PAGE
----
service nginx start

Testing your site loading with brand new Let’s Encrypt Free SSL Certificate

Now head to your browser and open your site and point to your https://your_domain.tld and it will be opening as a Secured Site with a valid certificate.

Using SSL Lab’s SSL Server Test

Finally, for feel good factor head to SSL Lab’s SSL Server Test and enter your domain name, submit and wait for it to give you A+ Rating.

Install Node.js 5.0 Stable on Ubuntu 14.04 LTS

Node.js 5.0 is a Stable version released in October 2015, right after Node.js 4.2 Argon LTS was released.

We’ll look about how to install Node.js 5.0 stable on Ubuntu 14.04 LTS.

Get the setup script:

curl -sL https://deb.nodesource.com/setup_5.x | sudo -E bash

Once done, start installation of Node.js by executing the following command:

sudo apt-get install -y nodejs

That’s all folks, you should now have Node.js 5.0 Stable installed and ready to go!

You can test the installation with the following command to find the version:

node -v

You should get an output as:


Enjoy hacking with node.js

WordPress Permalinks Issue Solved

Almost after Twenty hours of nerve wrecking and hair splitting search, finally got the much irritating WordPress Permalinks Issue solved for my blog.

Yes, the one you are reading right now.

There are some standard procedures you might not want to skip.

First, check if mod_rewrite is enabled in your Apache config and to enable mod_rewrite in Apache if not already, type the following in your terminal

sudo a2enmod rewrite

It should enable or tell you “Module rewrite already enabled”

Now that mod_rewrite has been sorted, lets get to telling Apache that its alright if the .htaccess file overrides some server level settings.

Look for “AllowOverride none” in your 000-default.conf, httpd.conf, httpd-vhosts.conf and change it to “AllowOverride all” – It is important that you check in all these files as it took me several hours of searching to figure that out as primarily I was tinkering with my httpd-vhosts.conf and httpd.conf and didn’t pay attention to the 000-default.conf file.

Once you’ve made the change, restart Apache using the following command

service apache2 restart

Now, ensure there is a .htaccess file in your WordPress install directory.

If its not there, then create an empty one using the following command in your terminal

touch .htaccess && chmod 666 .htaccess

Don’t worry yet about adding anything in the .htaccess file. WordPress will handle it for you.

Now go to your WordPress Settings and set your Permalinks to whatever options given there pleases you and save the settings. This should generate the required content for the .htaccess file automatically.

You can visit your site and check if the fancy Permalinks are working and then change the permission for the .htaccess file to 644.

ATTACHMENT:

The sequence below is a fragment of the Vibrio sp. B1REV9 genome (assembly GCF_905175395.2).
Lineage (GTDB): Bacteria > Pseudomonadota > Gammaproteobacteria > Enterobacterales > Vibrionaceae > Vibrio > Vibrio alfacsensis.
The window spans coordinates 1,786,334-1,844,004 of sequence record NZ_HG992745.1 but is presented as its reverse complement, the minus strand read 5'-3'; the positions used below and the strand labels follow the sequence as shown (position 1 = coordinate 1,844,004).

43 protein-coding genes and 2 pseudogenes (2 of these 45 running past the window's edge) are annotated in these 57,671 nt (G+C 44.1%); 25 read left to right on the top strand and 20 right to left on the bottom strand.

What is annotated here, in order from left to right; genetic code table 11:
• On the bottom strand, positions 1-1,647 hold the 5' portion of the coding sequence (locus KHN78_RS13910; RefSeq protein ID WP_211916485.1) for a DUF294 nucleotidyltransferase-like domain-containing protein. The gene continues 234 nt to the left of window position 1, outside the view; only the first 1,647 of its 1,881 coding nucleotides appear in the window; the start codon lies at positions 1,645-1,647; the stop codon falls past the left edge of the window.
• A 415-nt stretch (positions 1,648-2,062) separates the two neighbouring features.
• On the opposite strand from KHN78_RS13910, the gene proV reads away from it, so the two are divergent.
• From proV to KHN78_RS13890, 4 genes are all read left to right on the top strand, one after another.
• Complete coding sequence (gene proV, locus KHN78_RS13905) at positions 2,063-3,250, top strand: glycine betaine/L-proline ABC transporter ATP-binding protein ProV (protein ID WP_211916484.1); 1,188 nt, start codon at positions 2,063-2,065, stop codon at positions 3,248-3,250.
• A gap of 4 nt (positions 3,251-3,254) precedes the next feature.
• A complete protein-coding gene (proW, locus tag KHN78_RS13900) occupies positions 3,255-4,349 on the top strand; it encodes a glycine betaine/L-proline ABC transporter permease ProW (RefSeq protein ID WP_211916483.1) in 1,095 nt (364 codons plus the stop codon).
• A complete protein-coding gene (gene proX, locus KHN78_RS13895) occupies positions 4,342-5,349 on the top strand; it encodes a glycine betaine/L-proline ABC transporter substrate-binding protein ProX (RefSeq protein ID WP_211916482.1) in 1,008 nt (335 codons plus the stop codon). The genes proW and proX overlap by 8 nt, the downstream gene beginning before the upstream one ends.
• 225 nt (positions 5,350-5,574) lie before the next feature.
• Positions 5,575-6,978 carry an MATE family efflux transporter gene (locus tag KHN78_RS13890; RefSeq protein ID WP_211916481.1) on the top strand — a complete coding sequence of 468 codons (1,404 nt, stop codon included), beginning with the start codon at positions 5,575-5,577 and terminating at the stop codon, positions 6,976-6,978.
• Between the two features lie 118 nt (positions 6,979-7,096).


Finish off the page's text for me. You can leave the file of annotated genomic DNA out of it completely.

That should set you right with your WordPress Permalinks Issue.

ShellShock – CVE-2014-6271 and CVE-2014-7169 Bash Vulnerability

If you are running a *nix machine, personal or in a server capacity, in most probability your system is affected by this vulnerability thats been reported. I just ran a check on my boxlet running Ubuntu 12.4 LTS and yes, it was indeed vulnerable. This quick note covers identifying, fixing the ShellShock Bash Vulnerability.

At this point there seem to be incomplete fixes available and we’d have to wait to see more development on this. Keep a close watch on your favorite distro’s security updates and ensure your boxlet is patched.

How to check if your *nix boxlet is vulnerable to the ShellShock Bash Vulnerability?

Open a terminal and copy paste this command:

env x=‘() { :;}; echo vulnerable’ bash c ‘echo hello’

If your boxlet is not vulnerable, you should get the following message as response:

bash: warning: x: ignoring function definition attempt
bash: error importing function definition for `x’

If your boxlet is indeed vulnerable, most likely, it would be, you should get the following message as response:


How to fix the ShellShock Bash Vulnerability?

Now to the fix, its pretty much nothing but an update, to do so, type the following in the terminal:

sudo apt-get update && sudo apt-get install bash

Heres what happens “sudo apt-get update”  makes sure that you have the latest packages list and that should include the fixed version of bash and “sudo apt-get install bash” installs the latest, fixed version of bash.

With that, you should be patched for the ShellShock Bash Vulnerability.

However, there are no certainty but to keep a close watch on security sites to see more development and fixes as they evolve.

Keep safe and Keep Peace!